Gold increased further, now trading at USD1780/oz which is slightly below its high of the year at the end of February. Crude oil is trading almost unchanged at USD92/bbl. The USD increased a little against the euro and is currently trading at 1.29.
German business confidence unexpectedly fell to the lowest level in more than two and a half years in September, with the Ifo Institute’s business climate index dropping for the fifth consecutive month to 101.4 from 102.3 in August. Ifo’s measure of executives’ expectations declined to 93.2 from 94.2, now reaching the lowest reading since May 2009. German companies remain sceptical about the economic impact of the ECB’s provisions to contain the eurozone crisis, knowing that the necessary structural adjustments will take time and might be delayed further amid social unrest and political instability.
September’s fall in the German Ifo business survey is a reminder that all European countries are suffering from a serious economic downturn in the region. Moreover, the eurozone’s problems go well beyond uncomfortably high government borrowing costs in only a few of the peripheral economies.
September’s European Commission business and consumer survey underlines eurozone’s deeper problems, with the headline Economic Sentiment Indicator (ESI) dropping to 85.0 from 86.1 in August, now reaching its lowest level since August 2009. Confidence dropped across all main sectors of the economy and the further fall in consumer confidence suggested further contraction in household spending.
September’s European Commission business and consumer survey is another warning that the eurozone economy is sinking further into recession. In addition it shows, that the ECB’s recent pledges of more decisive policy action have not (yet) improved sentiment towards the broader economy.
Latest monetary data for the eurozone provide only a little hope for rapid improvements in the outlook, as lending to the private sector has continued to fall and the boost to banks’ lending to governments, generated by the ECB’s earlier LTROs, has faded. The eurozone monetary base has remained near a record high in August and ECB loans to commercial banks have seen little change, with a massive EUR1.1trn still outstanding at longer maturities thanks to earlier one and three-year longer-term refinancing operations. Banks did use some of the funds from the LTROs to lend to governments, particularly in the region’s periphery, but this boost now seems to be fading. Credits to governments in the eurozone as a whole fell slightly in August as Spanish and Italian banks both reduced their holdings of government debt in August. Overall, the latest monetary data adds to the pressure on the ECB to do more to support both, governments and the private sector.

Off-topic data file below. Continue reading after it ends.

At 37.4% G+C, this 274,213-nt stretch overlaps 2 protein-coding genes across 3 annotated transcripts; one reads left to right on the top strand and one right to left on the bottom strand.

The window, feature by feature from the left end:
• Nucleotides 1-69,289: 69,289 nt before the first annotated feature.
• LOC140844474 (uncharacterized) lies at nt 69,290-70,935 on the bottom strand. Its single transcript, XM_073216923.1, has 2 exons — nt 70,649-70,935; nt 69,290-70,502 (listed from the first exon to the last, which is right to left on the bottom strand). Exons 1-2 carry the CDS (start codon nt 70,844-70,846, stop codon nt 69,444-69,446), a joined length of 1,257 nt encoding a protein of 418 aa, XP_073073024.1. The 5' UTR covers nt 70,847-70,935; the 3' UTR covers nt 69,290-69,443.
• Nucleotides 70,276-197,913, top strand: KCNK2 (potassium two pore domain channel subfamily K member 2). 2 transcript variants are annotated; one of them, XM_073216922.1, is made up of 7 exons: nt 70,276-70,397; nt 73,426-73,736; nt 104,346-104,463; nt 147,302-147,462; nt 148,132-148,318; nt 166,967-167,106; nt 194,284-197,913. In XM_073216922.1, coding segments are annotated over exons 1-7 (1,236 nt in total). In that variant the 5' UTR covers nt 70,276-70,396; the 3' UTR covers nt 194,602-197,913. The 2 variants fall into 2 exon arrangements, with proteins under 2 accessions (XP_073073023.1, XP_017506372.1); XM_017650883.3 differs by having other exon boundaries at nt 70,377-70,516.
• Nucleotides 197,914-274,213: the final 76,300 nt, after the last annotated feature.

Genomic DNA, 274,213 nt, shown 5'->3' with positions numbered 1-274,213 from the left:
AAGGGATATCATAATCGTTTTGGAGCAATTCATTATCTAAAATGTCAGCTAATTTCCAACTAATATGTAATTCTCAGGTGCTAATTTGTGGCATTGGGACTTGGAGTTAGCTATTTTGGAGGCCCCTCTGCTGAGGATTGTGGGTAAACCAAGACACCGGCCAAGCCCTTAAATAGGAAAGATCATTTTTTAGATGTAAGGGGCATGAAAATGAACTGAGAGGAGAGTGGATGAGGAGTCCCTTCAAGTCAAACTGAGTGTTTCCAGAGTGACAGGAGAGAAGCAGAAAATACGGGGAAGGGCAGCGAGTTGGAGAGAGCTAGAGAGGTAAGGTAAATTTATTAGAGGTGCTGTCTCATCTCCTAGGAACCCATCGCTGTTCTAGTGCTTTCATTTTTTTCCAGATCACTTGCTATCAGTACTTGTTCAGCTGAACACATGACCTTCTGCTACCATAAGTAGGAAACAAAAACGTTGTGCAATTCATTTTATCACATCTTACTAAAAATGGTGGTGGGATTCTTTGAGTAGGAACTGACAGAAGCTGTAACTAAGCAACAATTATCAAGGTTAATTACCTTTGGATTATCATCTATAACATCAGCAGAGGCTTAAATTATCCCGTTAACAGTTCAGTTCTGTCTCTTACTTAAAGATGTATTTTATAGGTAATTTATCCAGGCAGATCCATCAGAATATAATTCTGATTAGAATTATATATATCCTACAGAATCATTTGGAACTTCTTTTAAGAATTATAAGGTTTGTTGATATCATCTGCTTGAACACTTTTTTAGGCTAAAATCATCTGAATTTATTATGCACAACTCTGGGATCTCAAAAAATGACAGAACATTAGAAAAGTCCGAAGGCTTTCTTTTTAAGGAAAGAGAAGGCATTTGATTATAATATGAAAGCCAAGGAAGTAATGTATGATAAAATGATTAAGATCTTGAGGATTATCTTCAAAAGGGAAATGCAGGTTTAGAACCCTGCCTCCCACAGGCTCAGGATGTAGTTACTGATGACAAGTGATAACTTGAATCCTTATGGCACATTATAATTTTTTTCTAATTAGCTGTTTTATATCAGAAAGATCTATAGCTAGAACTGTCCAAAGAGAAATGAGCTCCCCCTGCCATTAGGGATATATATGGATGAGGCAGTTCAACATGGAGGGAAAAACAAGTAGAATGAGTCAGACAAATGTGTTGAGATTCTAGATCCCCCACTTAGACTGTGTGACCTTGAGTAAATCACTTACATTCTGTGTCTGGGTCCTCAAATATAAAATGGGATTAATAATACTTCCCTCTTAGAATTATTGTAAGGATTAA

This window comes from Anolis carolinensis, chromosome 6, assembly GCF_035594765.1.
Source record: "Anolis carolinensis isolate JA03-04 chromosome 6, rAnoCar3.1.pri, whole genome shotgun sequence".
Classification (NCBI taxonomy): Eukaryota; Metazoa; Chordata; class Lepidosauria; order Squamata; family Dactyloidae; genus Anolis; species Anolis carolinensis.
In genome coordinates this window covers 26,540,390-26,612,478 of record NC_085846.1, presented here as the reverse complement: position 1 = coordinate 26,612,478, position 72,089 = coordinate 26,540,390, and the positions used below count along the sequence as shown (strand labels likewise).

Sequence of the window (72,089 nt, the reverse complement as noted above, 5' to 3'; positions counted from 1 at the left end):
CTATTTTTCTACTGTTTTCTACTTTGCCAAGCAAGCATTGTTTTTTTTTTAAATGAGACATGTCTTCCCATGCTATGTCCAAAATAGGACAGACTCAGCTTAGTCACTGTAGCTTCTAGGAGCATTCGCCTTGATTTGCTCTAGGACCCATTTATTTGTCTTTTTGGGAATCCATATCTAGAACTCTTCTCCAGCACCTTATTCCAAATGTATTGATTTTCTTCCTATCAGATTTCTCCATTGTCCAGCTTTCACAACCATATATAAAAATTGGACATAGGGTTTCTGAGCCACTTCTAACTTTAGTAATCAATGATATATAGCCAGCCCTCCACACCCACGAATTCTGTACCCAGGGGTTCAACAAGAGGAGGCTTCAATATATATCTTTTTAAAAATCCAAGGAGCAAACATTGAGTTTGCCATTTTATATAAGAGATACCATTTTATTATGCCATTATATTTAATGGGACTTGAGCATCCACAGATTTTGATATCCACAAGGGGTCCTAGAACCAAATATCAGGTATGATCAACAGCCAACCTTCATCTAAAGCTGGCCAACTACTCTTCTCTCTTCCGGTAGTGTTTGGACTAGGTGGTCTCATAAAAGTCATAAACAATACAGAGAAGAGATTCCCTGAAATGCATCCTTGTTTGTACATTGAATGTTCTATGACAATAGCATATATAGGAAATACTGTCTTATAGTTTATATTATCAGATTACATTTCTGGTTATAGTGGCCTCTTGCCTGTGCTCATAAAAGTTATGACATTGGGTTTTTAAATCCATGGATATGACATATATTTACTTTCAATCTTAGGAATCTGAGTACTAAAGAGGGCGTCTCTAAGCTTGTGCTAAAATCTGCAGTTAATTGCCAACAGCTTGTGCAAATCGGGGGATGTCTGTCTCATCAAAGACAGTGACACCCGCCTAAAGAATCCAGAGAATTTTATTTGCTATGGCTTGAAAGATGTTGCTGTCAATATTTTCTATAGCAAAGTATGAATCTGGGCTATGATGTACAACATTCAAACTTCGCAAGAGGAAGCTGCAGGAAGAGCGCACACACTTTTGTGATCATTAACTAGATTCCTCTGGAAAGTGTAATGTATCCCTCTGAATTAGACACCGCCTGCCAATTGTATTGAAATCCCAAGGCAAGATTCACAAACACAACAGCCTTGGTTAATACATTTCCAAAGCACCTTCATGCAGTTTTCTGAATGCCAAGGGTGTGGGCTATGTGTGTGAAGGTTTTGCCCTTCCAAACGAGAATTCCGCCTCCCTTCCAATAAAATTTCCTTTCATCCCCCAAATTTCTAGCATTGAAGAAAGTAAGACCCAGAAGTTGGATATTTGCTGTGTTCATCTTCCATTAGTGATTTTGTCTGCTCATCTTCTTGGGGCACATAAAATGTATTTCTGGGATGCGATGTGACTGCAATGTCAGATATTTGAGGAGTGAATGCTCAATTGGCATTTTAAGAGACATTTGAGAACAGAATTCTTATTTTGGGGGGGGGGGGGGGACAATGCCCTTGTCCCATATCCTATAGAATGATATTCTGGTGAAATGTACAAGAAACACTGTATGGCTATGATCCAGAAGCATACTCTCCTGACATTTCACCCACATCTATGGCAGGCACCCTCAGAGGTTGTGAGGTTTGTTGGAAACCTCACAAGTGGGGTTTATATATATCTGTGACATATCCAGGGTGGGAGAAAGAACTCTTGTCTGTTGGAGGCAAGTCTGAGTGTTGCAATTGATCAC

The ECB was always clear in stating that it would take time for its LTRO loans to feed through to the wider economy. However, nine months after its first three-year operation, the question arises whether this boost will ever seriously materialise.
The United States reported that Q2 GDP was revised down to 1.3% on an annualised basis, coming in significantly lower than the former reading of 1.7%. According to the Bureau of Economic Analysis, the 0.4 percentage point, or USD16.0bn, lower estimate of the second-quarter percentage change in real GDP, is primarily reflecting downward revisions to private inventory investment, personal consumption expenditures and exports.
Although at a lower rate, the increase in U.S. real GDP in the second quarter reflected positive contributions from personal consumption expenditures, exports, and non-residential as well as residential fixed investment. As a result, the overall picture for the US economy appears less gloomy compared to the one for Europe.
The People’s Bank of China (PBOC) injected record amounts of liquidity into the financial system this weekvia CNY365bn (USD57.9bn) of reverse repos. This is the biggest liquidity injection through open market operations by the Chinese central bank on record. The PBOC might have cut interest rates twice, but it seems that the PBOC is not willing to ease more although inflation concerns and real estate market resilience are slowing economic growth. At the same time, there seems to be some kind of a liquidity issue due to persistent money outflows and FX accumulation, which automatically tightens the liquidity in the Chinese banking system.
This week’s massive liquidity injection can be seen as a step to fend off the consequences of the quantitative tightening that the PBOC is currently performing against its own will.
by Stefan Angele, Head of Investment Management, Swiss & Global Asset Management.
Tags: business climate | business confidence | business survey | climate index | commission business | consumer confidence | consumer survey | contraction | ecb | economic downturn | economic sentiment | german business | german companies | household spending | index levels | political instability | sectors of the economy | social unrest | two and a half years | us bonds